I know that strictly speaking Liverpool's ‘village hall’ is St. George's Hall, but the Bluecoat was its smaller, informal equivalent. In the 1980s I remember that to hire St. George's Hall for an evening was about £1,400, whereas the Bluecoat’s lovely old Concert Room was £95 including its own little bar. It was perfect for normal people on normal incomes. This is why it was popular for parties, balls, weddings and Bar Mitzvahs, as well as a performance space for minority taste music, examinations, exhibitions and fairs during the days. It’s gone now, turned into yet another cheerless “bar restaurant” of which Liverpool already had a surfeit I could understand the loss if it had been turned into a gallery, but this new Bluecoat is oriented towards fashionable ‘lifestyle’ rather than art or community.

Stanley StreetMarch 25th 2008.

The lift stank of urine.

Rusty SpikeMarch 25th 2008.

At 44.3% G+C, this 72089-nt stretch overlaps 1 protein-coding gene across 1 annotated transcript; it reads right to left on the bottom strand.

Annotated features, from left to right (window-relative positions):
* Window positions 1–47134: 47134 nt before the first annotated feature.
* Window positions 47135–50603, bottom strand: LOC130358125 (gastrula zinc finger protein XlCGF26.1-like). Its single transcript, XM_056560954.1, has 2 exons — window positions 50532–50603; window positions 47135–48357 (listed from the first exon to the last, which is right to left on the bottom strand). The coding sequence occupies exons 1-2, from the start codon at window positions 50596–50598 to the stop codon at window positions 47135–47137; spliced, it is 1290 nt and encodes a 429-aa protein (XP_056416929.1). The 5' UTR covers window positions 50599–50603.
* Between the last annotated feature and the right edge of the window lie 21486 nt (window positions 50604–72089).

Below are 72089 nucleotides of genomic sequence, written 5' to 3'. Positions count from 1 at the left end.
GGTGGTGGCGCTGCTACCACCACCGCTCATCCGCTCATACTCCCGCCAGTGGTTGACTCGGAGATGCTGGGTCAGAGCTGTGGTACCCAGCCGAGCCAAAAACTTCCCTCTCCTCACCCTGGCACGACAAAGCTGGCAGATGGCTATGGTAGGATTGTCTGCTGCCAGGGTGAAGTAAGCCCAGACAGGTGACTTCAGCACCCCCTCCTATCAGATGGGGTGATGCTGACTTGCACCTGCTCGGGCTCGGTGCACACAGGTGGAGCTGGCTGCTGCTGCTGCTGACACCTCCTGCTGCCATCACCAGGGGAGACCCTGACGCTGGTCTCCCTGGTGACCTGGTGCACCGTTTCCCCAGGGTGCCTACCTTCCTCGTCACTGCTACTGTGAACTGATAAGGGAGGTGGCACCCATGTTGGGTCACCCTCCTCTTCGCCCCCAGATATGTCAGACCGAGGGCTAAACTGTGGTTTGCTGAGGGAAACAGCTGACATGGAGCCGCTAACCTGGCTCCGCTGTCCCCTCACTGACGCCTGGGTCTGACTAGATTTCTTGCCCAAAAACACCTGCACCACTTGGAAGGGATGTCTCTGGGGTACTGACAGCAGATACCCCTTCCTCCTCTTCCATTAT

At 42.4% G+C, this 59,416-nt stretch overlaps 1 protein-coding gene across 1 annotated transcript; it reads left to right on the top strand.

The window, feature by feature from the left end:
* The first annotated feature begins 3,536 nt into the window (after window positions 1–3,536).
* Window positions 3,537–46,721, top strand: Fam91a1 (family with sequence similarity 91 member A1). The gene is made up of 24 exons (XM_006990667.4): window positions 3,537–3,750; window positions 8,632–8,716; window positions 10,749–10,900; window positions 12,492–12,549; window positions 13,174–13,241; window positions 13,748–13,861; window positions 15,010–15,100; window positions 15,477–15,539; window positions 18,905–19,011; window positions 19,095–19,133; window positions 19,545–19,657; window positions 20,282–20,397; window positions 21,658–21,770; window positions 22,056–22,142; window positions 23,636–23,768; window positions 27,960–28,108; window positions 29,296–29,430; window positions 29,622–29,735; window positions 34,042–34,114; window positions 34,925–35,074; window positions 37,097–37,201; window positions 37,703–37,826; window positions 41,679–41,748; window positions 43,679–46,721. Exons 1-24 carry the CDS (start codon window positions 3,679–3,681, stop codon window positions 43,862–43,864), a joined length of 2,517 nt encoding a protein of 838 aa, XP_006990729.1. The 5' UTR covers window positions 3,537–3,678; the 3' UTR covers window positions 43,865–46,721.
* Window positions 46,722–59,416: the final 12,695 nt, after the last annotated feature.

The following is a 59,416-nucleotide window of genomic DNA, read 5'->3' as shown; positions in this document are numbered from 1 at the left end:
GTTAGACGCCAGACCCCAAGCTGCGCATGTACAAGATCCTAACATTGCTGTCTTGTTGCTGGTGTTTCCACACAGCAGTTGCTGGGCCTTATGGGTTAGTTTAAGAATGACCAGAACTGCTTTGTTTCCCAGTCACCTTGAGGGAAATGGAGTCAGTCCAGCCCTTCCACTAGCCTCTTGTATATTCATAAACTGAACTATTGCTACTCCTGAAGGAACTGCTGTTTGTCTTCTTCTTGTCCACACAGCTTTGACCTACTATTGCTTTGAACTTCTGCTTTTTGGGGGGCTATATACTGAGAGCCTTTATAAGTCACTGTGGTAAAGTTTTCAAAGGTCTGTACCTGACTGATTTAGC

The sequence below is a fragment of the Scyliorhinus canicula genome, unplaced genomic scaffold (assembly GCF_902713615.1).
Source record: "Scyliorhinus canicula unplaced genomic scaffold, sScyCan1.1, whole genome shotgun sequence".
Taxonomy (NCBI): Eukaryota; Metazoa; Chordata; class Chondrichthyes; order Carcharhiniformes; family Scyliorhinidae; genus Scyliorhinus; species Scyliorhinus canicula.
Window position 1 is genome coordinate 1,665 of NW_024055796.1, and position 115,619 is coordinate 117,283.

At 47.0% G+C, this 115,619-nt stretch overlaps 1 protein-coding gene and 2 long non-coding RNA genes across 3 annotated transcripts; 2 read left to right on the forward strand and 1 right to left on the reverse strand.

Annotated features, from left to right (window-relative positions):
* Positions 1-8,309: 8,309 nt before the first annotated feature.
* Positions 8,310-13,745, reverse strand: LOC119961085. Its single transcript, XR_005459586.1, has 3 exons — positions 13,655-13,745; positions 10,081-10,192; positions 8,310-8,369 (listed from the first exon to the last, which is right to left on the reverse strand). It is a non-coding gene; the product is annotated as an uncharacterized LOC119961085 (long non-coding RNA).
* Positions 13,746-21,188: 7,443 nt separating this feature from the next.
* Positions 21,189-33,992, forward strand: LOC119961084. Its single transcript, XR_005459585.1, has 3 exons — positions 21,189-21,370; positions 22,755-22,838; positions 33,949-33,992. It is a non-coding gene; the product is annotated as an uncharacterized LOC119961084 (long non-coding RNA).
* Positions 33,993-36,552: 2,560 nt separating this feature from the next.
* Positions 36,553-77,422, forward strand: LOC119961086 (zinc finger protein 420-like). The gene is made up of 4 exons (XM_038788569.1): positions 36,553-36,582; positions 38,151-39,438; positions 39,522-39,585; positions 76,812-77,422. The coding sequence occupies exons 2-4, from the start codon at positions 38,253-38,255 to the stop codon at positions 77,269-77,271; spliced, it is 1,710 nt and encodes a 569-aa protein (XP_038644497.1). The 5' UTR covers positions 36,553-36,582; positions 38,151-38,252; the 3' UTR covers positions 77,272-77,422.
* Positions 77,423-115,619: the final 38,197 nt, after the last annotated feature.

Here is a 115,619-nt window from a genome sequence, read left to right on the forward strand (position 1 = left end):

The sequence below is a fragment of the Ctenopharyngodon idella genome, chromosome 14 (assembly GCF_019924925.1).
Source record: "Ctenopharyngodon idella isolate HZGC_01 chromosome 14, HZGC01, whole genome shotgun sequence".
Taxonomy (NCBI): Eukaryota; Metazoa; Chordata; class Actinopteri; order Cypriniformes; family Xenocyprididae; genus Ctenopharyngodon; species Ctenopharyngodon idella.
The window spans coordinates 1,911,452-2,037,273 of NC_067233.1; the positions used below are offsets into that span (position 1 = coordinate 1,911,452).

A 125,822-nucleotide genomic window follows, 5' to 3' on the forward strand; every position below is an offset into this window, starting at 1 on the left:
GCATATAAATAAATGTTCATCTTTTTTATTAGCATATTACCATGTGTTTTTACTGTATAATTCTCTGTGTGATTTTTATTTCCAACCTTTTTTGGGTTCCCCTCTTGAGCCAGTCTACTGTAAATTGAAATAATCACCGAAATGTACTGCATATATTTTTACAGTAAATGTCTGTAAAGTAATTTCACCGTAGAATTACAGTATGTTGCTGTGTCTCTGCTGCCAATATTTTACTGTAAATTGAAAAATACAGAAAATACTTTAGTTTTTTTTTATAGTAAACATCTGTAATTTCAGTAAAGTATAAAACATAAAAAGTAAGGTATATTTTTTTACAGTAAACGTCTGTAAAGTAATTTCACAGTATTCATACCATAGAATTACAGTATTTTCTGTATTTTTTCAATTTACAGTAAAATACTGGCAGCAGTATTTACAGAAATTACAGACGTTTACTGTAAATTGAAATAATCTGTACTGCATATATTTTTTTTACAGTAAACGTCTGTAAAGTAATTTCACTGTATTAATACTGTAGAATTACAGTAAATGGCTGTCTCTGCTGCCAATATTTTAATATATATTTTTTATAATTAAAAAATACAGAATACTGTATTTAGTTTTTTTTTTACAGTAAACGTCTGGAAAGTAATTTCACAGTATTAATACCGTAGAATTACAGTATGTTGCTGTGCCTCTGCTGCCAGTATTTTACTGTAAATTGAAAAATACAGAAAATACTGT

Haven't had an opportunity to visit the 'New Bluecoat' but if Larry's observations are a guide, I too will be weeping, for like the old sausage, it was an inviting friend for many a year. Incidentally what's happened to the lovely old theatre that welcomed such a wide range of artists and performers out of the so called mainstream? it was a cracking night to sit on the benches and listen to fabulous music from the likes of Pentangle and then mingle in the quaint bar area....Please say they haven't got shut of it. Or the pleasure of trawling around the meandering corridors and up and down staircases that led to mysterious doors, and that intoxicating smell of familiarity and the second hand book and bric a bric markets...it was not just a retreat, it was a celebration of the cultural soul of the city. I am now afraid to go and see the changes wrought by - if Larry et al are right - the brigades of Philistines who carelessly sweep away the old for a barren new...

The Late Hermann GöringMarch 25th 2008.

Congratulations! You have made a much better job of it than me and my men managed to do!